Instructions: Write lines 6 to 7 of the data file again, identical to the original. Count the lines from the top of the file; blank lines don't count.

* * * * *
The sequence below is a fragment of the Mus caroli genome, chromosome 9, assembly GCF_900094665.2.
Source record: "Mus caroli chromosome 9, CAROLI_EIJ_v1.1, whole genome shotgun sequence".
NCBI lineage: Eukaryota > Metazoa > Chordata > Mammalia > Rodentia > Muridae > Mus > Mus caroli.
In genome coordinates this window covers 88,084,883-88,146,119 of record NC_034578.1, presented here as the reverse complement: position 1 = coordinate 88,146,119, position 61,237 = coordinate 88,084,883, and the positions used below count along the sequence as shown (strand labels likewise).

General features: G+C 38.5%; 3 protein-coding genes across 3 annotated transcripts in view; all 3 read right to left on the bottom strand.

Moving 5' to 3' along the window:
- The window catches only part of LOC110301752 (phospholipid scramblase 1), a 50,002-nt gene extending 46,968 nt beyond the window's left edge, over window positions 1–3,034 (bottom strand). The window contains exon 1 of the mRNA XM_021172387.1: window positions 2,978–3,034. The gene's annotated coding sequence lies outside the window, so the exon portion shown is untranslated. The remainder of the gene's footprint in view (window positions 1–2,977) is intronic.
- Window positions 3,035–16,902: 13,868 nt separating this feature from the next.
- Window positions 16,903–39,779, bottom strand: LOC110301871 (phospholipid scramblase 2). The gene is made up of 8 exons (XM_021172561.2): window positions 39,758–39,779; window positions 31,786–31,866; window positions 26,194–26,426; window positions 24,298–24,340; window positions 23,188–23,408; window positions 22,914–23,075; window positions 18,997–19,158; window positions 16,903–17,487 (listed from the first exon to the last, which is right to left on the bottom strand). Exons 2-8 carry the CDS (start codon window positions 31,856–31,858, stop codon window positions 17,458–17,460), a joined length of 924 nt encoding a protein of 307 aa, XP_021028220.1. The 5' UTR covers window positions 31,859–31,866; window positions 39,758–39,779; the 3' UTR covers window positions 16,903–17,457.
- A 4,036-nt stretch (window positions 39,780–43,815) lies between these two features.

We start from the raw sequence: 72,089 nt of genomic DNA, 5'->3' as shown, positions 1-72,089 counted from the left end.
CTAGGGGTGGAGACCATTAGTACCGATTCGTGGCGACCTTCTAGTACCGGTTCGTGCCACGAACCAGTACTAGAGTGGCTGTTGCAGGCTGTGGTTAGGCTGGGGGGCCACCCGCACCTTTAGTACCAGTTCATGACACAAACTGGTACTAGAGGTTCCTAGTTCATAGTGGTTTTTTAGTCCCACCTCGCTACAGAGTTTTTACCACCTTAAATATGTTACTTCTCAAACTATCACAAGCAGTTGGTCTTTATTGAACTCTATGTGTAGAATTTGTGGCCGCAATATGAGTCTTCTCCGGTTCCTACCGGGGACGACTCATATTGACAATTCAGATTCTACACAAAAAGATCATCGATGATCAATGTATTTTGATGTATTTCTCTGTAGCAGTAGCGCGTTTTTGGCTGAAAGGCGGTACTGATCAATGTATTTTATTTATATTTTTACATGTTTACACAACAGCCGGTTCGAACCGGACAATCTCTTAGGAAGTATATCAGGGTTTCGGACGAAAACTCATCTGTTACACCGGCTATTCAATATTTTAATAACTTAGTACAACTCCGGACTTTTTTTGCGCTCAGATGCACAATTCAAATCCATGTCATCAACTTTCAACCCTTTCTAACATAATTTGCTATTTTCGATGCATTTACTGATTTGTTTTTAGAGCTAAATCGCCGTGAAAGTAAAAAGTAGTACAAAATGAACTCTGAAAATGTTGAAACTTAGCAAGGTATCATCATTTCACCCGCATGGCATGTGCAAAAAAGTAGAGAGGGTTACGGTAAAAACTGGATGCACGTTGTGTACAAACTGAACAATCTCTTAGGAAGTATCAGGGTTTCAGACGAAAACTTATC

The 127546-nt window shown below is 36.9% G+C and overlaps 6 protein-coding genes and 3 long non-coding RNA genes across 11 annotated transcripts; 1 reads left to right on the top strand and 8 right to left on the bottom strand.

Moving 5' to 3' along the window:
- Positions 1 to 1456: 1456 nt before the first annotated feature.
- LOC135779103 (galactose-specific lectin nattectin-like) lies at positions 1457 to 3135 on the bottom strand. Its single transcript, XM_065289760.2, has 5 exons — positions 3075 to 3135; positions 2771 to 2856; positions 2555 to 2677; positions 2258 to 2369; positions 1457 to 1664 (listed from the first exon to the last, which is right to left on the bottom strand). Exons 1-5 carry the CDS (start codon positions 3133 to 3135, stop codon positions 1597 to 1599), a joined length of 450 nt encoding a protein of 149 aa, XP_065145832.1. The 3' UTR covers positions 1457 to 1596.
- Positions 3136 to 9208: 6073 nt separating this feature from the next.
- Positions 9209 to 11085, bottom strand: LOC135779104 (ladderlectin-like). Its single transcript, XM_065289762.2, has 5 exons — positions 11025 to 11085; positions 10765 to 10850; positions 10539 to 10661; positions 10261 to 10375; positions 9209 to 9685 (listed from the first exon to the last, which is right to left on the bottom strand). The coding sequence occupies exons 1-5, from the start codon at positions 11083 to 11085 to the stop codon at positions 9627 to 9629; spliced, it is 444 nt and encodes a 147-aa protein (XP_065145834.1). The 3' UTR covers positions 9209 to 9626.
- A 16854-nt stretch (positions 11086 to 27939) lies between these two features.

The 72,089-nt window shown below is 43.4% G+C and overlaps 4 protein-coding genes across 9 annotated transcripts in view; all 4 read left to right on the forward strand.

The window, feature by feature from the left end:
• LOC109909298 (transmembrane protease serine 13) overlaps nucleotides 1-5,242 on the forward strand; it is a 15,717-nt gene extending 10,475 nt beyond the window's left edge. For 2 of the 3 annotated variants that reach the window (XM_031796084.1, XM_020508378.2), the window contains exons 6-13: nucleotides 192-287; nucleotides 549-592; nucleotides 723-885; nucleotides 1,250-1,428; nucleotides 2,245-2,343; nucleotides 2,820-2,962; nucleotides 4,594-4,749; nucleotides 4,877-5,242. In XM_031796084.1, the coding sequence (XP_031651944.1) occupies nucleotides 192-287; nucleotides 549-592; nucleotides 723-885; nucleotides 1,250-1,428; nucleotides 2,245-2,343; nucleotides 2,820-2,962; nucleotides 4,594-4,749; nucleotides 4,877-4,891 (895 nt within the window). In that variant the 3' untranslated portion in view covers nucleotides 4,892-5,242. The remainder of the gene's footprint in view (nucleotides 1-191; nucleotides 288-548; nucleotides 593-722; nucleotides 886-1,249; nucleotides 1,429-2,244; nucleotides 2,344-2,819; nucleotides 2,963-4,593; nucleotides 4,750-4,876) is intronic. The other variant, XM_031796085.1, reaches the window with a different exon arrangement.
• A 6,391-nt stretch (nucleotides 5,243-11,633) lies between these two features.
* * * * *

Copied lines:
Moving 5' to 3' along the window:
- The window catches only part of LOC110301752 (phospholipid scramblase 1), a 50,002-nt gene extending 46,968 nt beyond the window's left edge, over window positions 1–3,034 (bottom strand). The window contains exon 1 of the mRNA XM_021172387.1: window positions 2,978–3,034. The gene's annotated coding sequence lies outside the window, so the exon portion shown is untranslated. The remainder of the gene's footprint in view (window positions 1–2,977) is intronic.